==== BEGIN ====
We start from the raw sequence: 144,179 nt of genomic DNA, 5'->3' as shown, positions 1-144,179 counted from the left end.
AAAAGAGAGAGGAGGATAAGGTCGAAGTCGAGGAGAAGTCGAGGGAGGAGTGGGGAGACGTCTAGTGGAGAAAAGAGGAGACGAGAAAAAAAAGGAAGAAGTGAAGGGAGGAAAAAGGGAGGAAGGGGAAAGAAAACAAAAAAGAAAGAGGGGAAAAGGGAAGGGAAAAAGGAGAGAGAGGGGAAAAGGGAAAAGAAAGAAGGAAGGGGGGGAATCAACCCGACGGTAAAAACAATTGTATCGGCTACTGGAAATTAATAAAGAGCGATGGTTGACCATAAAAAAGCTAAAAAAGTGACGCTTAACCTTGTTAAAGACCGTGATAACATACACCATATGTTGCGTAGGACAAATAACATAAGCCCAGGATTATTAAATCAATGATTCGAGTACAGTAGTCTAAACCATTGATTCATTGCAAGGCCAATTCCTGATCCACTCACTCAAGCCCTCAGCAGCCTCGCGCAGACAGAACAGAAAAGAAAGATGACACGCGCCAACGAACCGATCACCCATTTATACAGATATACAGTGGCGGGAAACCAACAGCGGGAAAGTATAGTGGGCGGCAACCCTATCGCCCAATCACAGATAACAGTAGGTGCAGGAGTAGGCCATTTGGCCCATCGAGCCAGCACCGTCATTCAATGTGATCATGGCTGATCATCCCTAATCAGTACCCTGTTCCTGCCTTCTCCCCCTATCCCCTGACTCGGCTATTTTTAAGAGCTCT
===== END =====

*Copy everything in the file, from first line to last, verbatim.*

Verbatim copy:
We start from the raw sequence: 144,179 nt of genomic DNA, 5'->3' as shown, positions 1-144,179 counted from the left end.
AAAAGAGAGAGGAGGATAAGGTCGAAGTCGAGGAGAAGTCGAGGGAGGAGTGGGGAGACGTCTAGTGGAGAAAAGAGGAGACGAGAAAAAAAAGGAAGAAGTGAAGGGAGGAAAAAGGGAGGAAGGGGAAAGAAAACAAAAAAGAAAGAGGGGAAAAGGGAAGGGAAAAAGGAGAGAGAGGGGAAAAGGGAAAAGAAAGAAGGAAGGGGGGGAATCAACCCGACGGTAAAAACAATTGTATCGGCTACTGGAAATTAATAAAGAGCGATGGTTGACCATAAAAAAGCTAAAAAAGTGACGCTTAACCTTGTTAAAGACCGTGATAACATACACCATATGTTGCGTAGGACAAATAACATAAGCCCAGGATTATTAAATCAATGATTCGAGTACAGTAGTCTAAACCATTGATTCATTGCAAGGCCAATTCCTGATCCACTCACTCAAGCCCTCAGCAGCCTCGCGCAGACAGAACAGAAAAGAAAGATGACACGCGCCAACGAACCGATCACCCATTTATACAGATATACAGTGGCGGGAAACCAACAGCGGGAAAGTATAGTGGGCGGCAACCCTATCGCCCAATCACAGATAACAGTAGGTGCAGGAGTAGGCCATTTGGCCCATCGAGCCAGCACCGTCATTCAATGTGATCATGGCTGATCATCCCTAATCAGTACCCTGTTCCTGCCTTCTCCCCCTATCCCCTGACTCGGCTATTTTTAAGAGCTCT